Triumph and trouble: it’s strange times for lesbian, gay, bisexual and transgender people.
On one hand, the mobilization for same-sex marriage has achieved legalization in six states. This is a battle for basic civil equality that has energized queers from coast to coast — whatever they think of the institution of marriage! Public support for gay rights has never been higher, and young people are especially sympathetic. When it comes to the culture wars, queers are on a winning streak.
On the other hand, the right wing is on an anti-homosexual tear, gay-bashings are on the rise, and President Obama hasn’t said a peep since winning office about “don’t ask, don’t tell,” or the Employment Non-Discrimination Act. But on June 12, Obama’s Justice Department filed a brief in support of the federal Defense of Marriage Act (DOMA). A slap in the face for Pride month!
How does the movement advance from here?
A rainbow of issues
Reactionaries are multi-issue, and that’s one aspect of the other side that queers need to copy.
No sooner had people read of the horrendous murder of abortion provider Dr. George Tiller in Kansas than they opened their newspapers or powered up their laptops to find that another far-right zealot had slain a Black security guard at the Holocaust Memorial Museum in D.C. Both murderers are tied into a network of immigrant-blamers, white supremacists, anti-Semites, misogynists and homophobes.
As the economic crisis brings the hurt to workers and small business owners, the religious right sees an opportunity to play on people’s anxieties and to grow in influence. The bigots are chomping at the bit to rip away every enlightened victory and hurl society back to the Dark Ages (or at least the 1950s!). They are organized, well-financed and practiced at scapegoating the usual suspects every time the economy tanks.
These are the forces behind Proposition 8 in California. And the passage of Prop. 8 brought home the need for an LGBT leadership that will reach out to unionists, people of color, feminists, immigrants and others to form a united defense against the fear-peddlers and hate-mongers.
An LGBT declaration of independence
The Prop. 8 fight also spotlighted the need to be queer and proud. Semi-closeted campaigns with bland and vague slogans like “fairness for families” just aren’t going to cut it. The heroes of the 1969 rebellion at the Stonewall Inn in Greenwich Village certainly weren’t shy about who they were! When their rage erupted in reaction to police harassment, they also showed that change doesn’t trickle down. It explodes up from the streets.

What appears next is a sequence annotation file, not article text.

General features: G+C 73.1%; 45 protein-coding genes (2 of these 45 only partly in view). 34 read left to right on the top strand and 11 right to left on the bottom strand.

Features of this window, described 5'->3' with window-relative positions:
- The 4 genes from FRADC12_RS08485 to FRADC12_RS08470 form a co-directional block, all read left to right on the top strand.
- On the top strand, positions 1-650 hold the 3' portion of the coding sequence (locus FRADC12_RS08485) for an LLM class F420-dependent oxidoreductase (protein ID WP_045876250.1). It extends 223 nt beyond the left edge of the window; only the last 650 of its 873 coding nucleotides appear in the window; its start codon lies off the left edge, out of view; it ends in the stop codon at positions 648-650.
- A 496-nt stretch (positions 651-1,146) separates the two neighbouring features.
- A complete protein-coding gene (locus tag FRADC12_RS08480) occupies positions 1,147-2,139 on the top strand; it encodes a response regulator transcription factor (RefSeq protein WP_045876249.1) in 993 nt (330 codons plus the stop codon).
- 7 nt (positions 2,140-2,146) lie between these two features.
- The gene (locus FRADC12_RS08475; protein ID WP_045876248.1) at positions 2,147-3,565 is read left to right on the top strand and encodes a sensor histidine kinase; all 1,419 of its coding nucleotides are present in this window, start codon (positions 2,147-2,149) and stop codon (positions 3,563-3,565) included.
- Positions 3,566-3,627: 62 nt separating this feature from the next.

Inspired by the feminist and Black Power movements, the new gay liberation movement organized in opposition to the political establishment and didn’t accept piecemeal concessions. It changed public opinion not by being cautious and quiet, but by being bold and vocal. The result was a huge leap forward in rights and recognition in the 1970s.
But today’s major LGBT rights organizations advocate an approach that won’t rock any boats or ruffle the feathers of Democratic Party politicians. The cornerstone of their strategy is to raise big piles of money for the Dems, year after year—regardless of results. 2008 wasn’t the first time a Democratic presidential candidate scooped up lavender campaign dollars while pledging he’d institute universal healthcare and let gays serve openly in the military. Last time we heard this promise, the queer teenagers of today were in diapers!
Facebook and Twitter proved to be effective new tools in mobilizing crowds to protest after Prop. 8 passed. But beyond the method, what about the message? Too often those rallies featured the same old status-quo speakers. Young activists who flocked to the demonstrations were offered no way to plug in except to join a listserve that sends out periodic alerts to email their senator or donate money.
Enough, already! It’s time to embrace militancy and declare independence from the Democrats—or risk losing momentum and leaving the field clear for the ultra-right.
Revive Stonewall’s subversive spirit
Lobbying for “a place at the table” in a society mired in war and spiraling into bankruptcy is hardly a goal that inspires. But to turn the movement in a new direction means fresh leadership must come forward and promote the building of democratically run grass-roots organizations with radical, action-oriented agendas.
The needs and interests of the LGBT community extend far beyond the right to wed. Federal equal rights laws are long overdue. A loud lavender voice is also needed to amplify the demands for free, universal healthcare, full employment, and an end to homelessness, issues that particularly affect younger and older queers. And how about bringing back a little thing called the separation of church and state? The current patriarchal profit-driven system won’t meet these needs. Champions of LGBT liberation can use these turbulent times as a springboard for launching a better, humanistic, homo-friendly society based on sharing. We just need to be as brassy, smart and demanding as those young queens, dykes and trans folk who fought back on Christopher Street. Freedom Socialist Party, U.S. 4710 University Way NE, #100 Seattle, WA 98105 firstname.lastname@example.org Radical Women National Office 625 Larkin St # 202 San Francisco, CA 94109 email@example.com